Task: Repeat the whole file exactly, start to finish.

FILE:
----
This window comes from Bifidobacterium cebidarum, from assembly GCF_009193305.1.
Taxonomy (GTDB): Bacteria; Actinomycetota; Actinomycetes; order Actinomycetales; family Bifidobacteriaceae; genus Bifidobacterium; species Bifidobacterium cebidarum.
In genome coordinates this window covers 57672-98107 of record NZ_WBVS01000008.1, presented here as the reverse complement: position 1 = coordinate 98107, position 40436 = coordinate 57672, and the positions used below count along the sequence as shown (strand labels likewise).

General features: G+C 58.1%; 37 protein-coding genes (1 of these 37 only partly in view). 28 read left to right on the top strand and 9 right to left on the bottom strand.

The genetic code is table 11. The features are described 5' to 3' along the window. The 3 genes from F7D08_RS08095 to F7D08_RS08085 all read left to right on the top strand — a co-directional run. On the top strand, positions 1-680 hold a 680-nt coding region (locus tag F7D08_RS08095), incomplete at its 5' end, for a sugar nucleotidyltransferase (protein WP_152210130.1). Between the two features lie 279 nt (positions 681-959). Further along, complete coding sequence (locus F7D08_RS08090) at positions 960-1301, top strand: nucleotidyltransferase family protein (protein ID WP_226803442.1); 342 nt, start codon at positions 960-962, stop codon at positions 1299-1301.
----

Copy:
This window comes from Bifidobacterium cebidarum, from assembly GCF_009193305.1.
Taxonomy (GTDB): Bacteria; Actinomycetota; Actinomycetes; order Actinomycetales; family Bifidobacteriaceae; genus Bifidobacterium; species Bifidobacterium cebidarum.
In genome coordinates this window covers 57672-98107 of record NZ_WBVS01000008.1, presented here as the reverse complement: position 1 = coordinate 98107, position 40436 = coordinate 57672, and the positions used below count along the sequence as shown (strand labels likewise).

General features: G+C 58.1%; 37 protein-coding genes (1 of these 37 only partly in view). 28 read left to right on the top strand and 9 right to left on the bottom strand.

The genetic code is table 11. The features are described 5' to 3' along the window. The 3 genes from F7D08_RS08095 to F7D08_RS08085 all read left to right on the top strand — a co-directional run. On the top strand, positions 1-680 hold a 680-nt coding region (locus tag F7D08_RS08095), incomplete at its 5' end, for a sugar nucleotidyltransferase (protein WP_152210130.1). Between the two features lie 279 nt (positions 681-959). Further along, complete coding sequence (locus F7D08_RS08090) at positions 960-1301, top strand: nucleotidyltransferase family protein (protein ID WP_226803442.1); 342 nt, start codon at positions 960-962, stop codon at positions 1299-1301.